I follow IPM practices and I think this is helpful to make sure we are going to genetics first and chemicals last as a solution to the varroa problem.
Next year will be much easier for your bees! You do have a lot of resources ready for them! Make sure you freeze the comb so that you don't get wax moths.
Thanks for your helpful response. When you get a chance, can you please describe what you do for IPM? I have both a Langstroth and a top bar hive. For the Langstroth, I use a screened bottom board, mostly foundation-less frames and tried to do the drone-culling on a drone frame before drone emergence. This became hard as sometimes they use would not build drones on the drone frame and would just ignore it and build drones on another empty frame they built (which would have both drone and worker cells so I would not cull). For both I monitored (once) with an alcohol wash. Beyond that, if you have pointers for additional IPM measures I should take (besides more testing), that would be appreciated.
thanks again for your time and insight
Number one is start with good genetics. Make sure you are getting queens that show resistance to varroa--and if you can, get local queens, as they are more likely to be able to withstand the unique conditions here in NM.
I also use both TB and Lang hives. Screened bottom board in my Langs, always. I do think our TBs could be modified to have a screened bottom board.
As you know, also placing drone frames and culling drone. You can cut out drone from TB comb often times. If they don't use the drone comb in a Lang there's really not much you can do as far as culling, as you said.
Brood breaks. This can be done by splitting the colony and allowing the queenless colony to raise their own queen (for a longer brood break) or by requeening it with good stock. OR, caging the queen if you don't want more colonies. (larger hives tend to have larger levels of varroa at the end of the season (late summer/fall)...more brood, more varroa).
If all goes well, organic chemicals won't need to be used. If so, my go to is Formic Pro. It's always knocked down the mite load safely and effectively for me. It penetrates the capped brood so you don't have to worry about more applications. It's usually one and done. Instructions must be followed carefully and weak queens may perish.
I tried hopguard III this year (another organic Tx), and it was ineffective--by the time I treated again with formic it was too late for some hives. The damage had been done, the bee's fat bodies were depleted along with their immune systems, and a host of pathogens were taking over: deformed wing virus, etc. The manufacturer recommends that it be used when there is little to no brood present. This is difficult in regards to managing varroa, as brood levels and varroa levels are usually at their peak at the same time.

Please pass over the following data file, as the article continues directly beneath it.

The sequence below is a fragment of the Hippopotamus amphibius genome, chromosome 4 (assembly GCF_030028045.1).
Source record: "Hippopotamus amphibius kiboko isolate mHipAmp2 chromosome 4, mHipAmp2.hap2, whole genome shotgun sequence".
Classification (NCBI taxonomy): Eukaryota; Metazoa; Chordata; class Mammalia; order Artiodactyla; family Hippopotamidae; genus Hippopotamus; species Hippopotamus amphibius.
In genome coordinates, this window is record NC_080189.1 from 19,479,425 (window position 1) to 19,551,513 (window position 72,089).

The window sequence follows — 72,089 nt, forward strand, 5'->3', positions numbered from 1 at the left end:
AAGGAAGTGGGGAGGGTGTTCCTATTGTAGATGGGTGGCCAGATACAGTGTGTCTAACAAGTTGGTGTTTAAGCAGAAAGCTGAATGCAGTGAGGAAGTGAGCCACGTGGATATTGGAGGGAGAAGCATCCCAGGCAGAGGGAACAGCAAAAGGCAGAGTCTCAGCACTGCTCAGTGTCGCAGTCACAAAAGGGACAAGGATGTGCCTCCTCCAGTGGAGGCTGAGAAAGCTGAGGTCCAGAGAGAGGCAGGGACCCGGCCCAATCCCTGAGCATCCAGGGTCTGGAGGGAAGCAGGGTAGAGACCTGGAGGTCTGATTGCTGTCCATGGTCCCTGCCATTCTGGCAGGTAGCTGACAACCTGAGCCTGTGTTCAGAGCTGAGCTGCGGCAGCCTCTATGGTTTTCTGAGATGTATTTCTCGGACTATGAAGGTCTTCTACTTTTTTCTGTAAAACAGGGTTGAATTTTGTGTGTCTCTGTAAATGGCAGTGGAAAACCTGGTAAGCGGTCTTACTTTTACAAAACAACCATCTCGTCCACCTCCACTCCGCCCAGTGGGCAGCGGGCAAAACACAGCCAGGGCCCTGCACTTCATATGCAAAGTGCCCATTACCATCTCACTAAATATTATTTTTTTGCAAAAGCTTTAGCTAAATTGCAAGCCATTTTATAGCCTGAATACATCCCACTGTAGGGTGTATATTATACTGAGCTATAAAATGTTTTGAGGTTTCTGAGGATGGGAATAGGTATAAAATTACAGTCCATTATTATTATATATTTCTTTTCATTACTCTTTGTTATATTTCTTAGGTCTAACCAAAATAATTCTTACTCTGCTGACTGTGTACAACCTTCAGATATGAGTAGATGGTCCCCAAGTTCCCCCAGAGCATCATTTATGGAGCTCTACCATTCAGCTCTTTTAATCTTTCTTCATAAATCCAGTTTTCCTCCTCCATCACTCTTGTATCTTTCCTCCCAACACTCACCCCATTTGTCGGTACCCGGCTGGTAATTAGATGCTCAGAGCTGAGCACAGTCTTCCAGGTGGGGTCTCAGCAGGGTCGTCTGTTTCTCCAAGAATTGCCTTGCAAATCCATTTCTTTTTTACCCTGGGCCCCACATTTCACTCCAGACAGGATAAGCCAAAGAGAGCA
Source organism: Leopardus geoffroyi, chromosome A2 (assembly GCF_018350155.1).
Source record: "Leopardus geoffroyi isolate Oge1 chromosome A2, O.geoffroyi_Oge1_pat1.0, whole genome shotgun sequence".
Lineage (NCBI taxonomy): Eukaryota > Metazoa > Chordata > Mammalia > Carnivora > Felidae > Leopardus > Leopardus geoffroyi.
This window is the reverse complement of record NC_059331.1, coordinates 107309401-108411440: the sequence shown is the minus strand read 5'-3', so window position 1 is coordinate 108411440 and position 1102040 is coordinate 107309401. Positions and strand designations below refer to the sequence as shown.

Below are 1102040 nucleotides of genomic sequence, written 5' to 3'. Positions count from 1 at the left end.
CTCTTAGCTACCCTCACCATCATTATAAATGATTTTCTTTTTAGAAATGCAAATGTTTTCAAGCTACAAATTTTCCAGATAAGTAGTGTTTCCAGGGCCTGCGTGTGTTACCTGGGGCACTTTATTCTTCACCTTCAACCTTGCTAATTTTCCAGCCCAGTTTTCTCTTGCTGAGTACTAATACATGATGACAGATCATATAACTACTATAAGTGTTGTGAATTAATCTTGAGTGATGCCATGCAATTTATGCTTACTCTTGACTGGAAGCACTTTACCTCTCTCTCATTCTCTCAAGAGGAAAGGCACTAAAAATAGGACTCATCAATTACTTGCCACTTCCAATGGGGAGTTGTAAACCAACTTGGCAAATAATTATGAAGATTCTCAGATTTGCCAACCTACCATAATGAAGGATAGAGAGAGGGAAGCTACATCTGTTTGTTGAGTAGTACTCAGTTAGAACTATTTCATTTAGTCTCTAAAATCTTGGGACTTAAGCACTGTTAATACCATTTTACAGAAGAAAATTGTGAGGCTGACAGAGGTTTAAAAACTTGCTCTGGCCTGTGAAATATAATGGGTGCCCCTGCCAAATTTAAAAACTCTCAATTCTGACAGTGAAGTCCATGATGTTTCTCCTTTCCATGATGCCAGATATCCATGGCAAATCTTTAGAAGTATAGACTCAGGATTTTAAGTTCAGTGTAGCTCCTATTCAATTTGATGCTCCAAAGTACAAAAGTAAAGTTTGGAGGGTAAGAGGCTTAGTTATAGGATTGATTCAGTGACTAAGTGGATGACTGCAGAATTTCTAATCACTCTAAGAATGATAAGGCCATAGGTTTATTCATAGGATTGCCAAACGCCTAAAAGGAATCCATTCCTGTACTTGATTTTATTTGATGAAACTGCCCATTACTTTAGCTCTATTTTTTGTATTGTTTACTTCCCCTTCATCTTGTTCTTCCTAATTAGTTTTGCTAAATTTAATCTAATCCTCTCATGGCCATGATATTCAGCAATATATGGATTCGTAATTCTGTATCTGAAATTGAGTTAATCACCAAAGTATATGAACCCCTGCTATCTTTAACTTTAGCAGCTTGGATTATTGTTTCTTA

Many beekeepers here in ABQ and the area like oxalic acid. I admittedly have not used it...yet. It must be used in cycles as it does not penetrate capped brood.
I use apivar as a last resort and literally lose sleep over it. It's a last resort for me, but I will use it to save colonies and knock down mite levels so that I'm not sending mites into neighboring hives. I was on a Zoom meeting earlier this year with UMD and asked about the residual effects of apistan and they said they didn't find any residual apistan after Tx. Apparently it goes away quickly...but do your own research. I've seen other studies that back up the claim. It can not be used with honey supers on. I'll mark even the honey frames in the brood nest so that I know they've come into contact with Apivar so that I don't pull it for harvest.
UMD Bee Squad has a great understanding of IPM as it applies to beekeeping. I've been looking for notes on their site regarding IPM but haven't found much. Maybe you'll have better luck: https://umdbeesquad.com/
The goal of IPM is to let nature be your guide--to work with it and not against, and as a last resort, use soft chemicals...and if you absolutely positively must-hard chemicals. When I resort to hard chemicals I know I need to requeen and start at the beginning with better genetics. On hives I've used apivar in (which is rare) I will absolutely requeen them. This is not a sustainable way of beekeeping IMO. Bees don't and shouldn't need us.
I hope this helps.
This is a very informative list. Thanks for taking the time to put it here for all of us new Beeks. I also agree with the a more Darwinian beekeeping approach, with minimal outside intervention. It is ja hard lesson sometimes when you lose them all, but I am looking forward to utilizing this newly acquired knowledge next year.